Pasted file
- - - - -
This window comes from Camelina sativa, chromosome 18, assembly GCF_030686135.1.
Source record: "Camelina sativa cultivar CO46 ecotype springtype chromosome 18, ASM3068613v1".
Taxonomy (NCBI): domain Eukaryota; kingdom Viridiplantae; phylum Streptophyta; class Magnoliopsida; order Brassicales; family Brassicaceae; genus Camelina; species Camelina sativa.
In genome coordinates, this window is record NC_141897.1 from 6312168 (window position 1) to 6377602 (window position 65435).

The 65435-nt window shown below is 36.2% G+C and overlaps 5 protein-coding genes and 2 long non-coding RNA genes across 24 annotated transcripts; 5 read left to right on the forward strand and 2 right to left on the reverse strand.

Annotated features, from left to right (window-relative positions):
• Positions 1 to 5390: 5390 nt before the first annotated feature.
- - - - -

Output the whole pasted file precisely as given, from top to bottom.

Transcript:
This window comes from Camelina sativa, chromosome 18, assembly GCF_030686135.1.
Source record: "Camelina sativa cultivar CO46 ecotype springtype chromosome 18, ASM3068613v1".
Taxonomy (NCBI): domain Eukaryota; kingdom Viridiplantae; phylum Streptophyta; class Magnoliopsida; order Brassicales; family Brassicaceae; genus Camelina; species Camelina sativa.
In genome coordinates, this window is record NC_141897.1 from 6312168 (window position 1) to 6377602 (window position 65435).

The 65435-nt window shown below is 36.2% G+C and overlaps 5 protein-coding genes and 2 long non-coding RNA genes across 24 annotated transcripts; 5 read left to right on the forward strand and 2 right to left on the reverse strand.

Annotated features, from left to right (window-relative positions):
• Positions 1 to 5390: 5390 nt before the first annotated feature.